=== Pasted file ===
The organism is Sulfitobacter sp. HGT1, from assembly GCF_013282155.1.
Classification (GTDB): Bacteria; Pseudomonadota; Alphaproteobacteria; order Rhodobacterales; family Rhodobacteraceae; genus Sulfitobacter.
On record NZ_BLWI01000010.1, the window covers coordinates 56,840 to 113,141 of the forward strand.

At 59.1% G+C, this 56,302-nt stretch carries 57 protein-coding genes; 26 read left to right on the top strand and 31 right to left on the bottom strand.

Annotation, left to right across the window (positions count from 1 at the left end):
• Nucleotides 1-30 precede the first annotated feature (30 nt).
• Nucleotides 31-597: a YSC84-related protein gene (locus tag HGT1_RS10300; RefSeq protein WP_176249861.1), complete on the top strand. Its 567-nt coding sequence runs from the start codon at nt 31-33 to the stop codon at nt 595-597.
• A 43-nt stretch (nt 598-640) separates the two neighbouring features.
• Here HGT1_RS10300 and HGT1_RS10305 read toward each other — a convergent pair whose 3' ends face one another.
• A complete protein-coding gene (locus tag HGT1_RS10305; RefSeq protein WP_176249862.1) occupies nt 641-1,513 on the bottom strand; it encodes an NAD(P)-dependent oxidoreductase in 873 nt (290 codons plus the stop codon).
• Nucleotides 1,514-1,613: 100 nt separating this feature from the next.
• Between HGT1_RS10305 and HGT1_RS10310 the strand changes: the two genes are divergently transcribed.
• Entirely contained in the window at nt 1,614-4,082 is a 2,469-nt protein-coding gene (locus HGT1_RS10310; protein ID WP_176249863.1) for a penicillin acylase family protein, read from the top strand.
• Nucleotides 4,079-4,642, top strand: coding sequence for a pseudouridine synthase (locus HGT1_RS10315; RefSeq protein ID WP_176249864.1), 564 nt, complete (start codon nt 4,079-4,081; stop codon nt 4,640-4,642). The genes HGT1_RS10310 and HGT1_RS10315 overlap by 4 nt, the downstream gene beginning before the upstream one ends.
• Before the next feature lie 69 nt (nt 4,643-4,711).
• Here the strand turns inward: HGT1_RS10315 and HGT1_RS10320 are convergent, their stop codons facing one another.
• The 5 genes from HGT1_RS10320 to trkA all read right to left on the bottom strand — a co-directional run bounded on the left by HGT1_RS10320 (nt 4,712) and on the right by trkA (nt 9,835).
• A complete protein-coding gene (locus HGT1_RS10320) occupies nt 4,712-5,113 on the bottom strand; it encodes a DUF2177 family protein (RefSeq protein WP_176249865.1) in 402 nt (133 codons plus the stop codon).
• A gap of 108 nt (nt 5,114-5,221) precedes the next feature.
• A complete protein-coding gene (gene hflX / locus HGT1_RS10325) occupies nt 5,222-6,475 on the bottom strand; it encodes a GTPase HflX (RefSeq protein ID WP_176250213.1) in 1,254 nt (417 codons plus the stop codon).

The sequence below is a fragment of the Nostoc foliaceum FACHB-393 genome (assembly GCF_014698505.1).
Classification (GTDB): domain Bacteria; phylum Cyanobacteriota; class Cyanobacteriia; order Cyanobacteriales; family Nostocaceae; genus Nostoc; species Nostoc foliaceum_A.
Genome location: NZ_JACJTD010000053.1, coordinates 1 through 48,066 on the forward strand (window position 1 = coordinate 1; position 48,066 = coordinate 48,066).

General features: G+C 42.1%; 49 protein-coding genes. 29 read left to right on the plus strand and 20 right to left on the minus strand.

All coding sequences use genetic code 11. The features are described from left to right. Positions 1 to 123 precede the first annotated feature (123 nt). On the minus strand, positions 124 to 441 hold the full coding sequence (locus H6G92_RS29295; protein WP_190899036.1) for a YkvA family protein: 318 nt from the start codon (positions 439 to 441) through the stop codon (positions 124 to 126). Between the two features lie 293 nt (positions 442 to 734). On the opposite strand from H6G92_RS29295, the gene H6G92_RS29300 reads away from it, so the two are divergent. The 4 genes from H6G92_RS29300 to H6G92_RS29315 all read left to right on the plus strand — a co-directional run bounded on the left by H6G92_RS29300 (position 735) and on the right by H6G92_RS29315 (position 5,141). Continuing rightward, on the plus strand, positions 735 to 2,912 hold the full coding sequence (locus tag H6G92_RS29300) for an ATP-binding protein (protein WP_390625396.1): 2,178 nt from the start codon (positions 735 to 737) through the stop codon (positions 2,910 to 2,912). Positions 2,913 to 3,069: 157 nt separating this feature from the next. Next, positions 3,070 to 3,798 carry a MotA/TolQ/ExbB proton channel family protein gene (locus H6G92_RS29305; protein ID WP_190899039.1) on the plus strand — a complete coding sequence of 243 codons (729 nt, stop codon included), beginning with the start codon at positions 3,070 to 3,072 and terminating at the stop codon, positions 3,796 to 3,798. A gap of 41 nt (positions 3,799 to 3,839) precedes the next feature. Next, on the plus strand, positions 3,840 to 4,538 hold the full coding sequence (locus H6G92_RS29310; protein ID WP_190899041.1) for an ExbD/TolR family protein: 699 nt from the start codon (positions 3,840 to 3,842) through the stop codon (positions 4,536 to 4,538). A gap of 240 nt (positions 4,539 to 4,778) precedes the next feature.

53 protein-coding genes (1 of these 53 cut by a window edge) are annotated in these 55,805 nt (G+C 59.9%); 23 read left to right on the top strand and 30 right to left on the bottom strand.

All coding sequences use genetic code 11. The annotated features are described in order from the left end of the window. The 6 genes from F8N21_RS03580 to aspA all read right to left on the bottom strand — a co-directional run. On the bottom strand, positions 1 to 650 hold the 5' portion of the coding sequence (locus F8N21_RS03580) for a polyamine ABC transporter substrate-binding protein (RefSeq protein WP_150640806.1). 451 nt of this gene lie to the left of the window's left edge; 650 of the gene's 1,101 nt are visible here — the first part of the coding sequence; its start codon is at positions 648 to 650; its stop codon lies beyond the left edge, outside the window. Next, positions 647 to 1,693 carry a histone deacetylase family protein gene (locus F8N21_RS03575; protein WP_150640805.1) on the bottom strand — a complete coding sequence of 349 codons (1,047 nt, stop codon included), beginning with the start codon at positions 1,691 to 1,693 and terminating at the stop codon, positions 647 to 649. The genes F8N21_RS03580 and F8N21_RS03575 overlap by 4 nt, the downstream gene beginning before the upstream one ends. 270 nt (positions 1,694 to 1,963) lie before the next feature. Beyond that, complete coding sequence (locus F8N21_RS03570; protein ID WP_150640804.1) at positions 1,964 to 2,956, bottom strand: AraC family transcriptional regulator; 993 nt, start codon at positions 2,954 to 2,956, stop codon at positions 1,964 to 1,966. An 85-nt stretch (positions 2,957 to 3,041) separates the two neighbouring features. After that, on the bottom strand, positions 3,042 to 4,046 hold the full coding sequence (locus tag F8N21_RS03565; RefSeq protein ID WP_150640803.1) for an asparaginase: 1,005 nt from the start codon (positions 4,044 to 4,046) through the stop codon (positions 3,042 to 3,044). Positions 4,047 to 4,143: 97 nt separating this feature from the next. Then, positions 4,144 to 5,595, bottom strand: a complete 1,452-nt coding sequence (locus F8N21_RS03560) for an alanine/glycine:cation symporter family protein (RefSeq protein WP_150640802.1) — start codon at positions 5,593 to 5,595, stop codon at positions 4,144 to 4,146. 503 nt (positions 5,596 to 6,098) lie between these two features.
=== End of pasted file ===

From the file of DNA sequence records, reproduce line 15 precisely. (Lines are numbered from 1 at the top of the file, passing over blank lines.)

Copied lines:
• Before the next feature lie 69 nt (nt 4,643-4,711).